The new violence followed the deaths of 23 people on Thursday that marked the bloodiest day since Pakistan and India agreed to resume talks a month ago on all issues including the disputed Himalayan territory.
Indian troops, backed by police and paramilitary forces, have stepped up operations against Muslim fighters.
Counter-insurgency police early on Friday shot and killed Muhammad Rafique, also known as Lidder, a senior commander of the hardline al-Umar Mujahidin guerrilla group that favours merging the Himalayan region with Pakistan.
Rafique "was killed in a counter-insurgency operation" in downtown Srinagar, the summer capital of Indian-administered Kashmir, a police spokesman said.
The group's supreme commander, Mushtaq Zargar, said Rafique had served as al-Umar's operational chief commander and called his death "a big loss to us".
"We will not allow his martyrdom to go waste," Zargar told local newspapers by telephone, naming Khalid Javed as the slain commander's successor.
In another clash in a wooded area in the village of Darwas Behak, near the northern town of Bandipora, six fighters and one soldier was killed, an army spokesman said.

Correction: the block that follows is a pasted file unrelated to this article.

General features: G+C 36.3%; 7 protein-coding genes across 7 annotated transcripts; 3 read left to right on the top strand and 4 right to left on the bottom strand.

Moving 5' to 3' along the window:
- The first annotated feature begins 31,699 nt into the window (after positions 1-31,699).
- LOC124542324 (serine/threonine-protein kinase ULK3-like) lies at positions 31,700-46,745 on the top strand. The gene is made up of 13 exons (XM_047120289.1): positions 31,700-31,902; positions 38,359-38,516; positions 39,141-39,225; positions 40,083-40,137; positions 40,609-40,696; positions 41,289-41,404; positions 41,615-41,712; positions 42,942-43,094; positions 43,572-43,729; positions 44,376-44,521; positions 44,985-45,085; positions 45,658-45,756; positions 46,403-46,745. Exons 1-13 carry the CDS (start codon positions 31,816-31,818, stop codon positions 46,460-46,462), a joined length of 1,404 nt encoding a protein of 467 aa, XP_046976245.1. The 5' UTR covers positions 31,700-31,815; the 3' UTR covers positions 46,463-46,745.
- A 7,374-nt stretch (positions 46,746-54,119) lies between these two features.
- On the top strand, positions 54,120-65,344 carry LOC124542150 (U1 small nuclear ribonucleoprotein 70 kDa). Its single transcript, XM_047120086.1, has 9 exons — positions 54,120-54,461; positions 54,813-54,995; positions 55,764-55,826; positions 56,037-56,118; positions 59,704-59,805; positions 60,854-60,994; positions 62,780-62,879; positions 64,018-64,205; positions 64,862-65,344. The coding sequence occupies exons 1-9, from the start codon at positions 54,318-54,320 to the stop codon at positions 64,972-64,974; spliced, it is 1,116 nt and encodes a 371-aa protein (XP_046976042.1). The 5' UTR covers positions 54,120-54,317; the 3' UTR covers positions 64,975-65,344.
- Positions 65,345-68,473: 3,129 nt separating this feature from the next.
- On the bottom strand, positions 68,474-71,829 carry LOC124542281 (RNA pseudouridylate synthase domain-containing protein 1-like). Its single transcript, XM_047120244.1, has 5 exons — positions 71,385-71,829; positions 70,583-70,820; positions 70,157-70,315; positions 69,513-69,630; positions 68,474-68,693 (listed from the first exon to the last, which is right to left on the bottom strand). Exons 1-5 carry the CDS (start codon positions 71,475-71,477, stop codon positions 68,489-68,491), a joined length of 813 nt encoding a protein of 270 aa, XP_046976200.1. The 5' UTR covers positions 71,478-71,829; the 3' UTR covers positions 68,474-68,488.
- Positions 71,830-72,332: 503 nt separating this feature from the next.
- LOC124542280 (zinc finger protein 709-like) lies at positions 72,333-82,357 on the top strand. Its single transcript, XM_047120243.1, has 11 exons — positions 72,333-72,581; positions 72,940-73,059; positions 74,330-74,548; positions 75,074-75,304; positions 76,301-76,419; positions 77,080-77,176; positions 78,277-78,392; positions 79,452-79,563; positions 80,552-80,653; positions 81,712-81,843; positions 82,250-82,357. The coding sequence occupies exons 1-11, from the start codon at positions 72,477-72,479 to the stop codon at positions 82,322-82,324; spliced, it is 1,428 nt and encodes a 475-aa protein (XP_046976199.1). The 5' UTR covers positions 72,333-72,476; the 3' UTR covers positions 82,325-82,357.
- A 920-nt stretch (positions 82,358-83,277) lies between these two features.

Two fighters and three soldiers died in another clash in the southern Kashmir district of Poonch, police said.
"We will not allow his martyrdom to go waste"
supreme commander, al-Umar Mujahidin
Two other fighters were killed when security forces intercepted them as tried to sneak into Indian-administered territory across the Line of Control in Bimbergali in the south of Kashmir.
Officials say there have been at least half a dozen infiltration bids since the neighbours began a ceasefire last November along the line dividing the region.
Meanwhile, police said suspected fighters beheaded a Muslim man in the central Kashmiri district of Budgam on Friday, adding that the motive was unknown.
India and Pakistan are due to hold a first round of the talks between 16-18 February in Islamabad with Kashmir among subjects on the agenda.
India and Pakistan both claim Kashmir in full.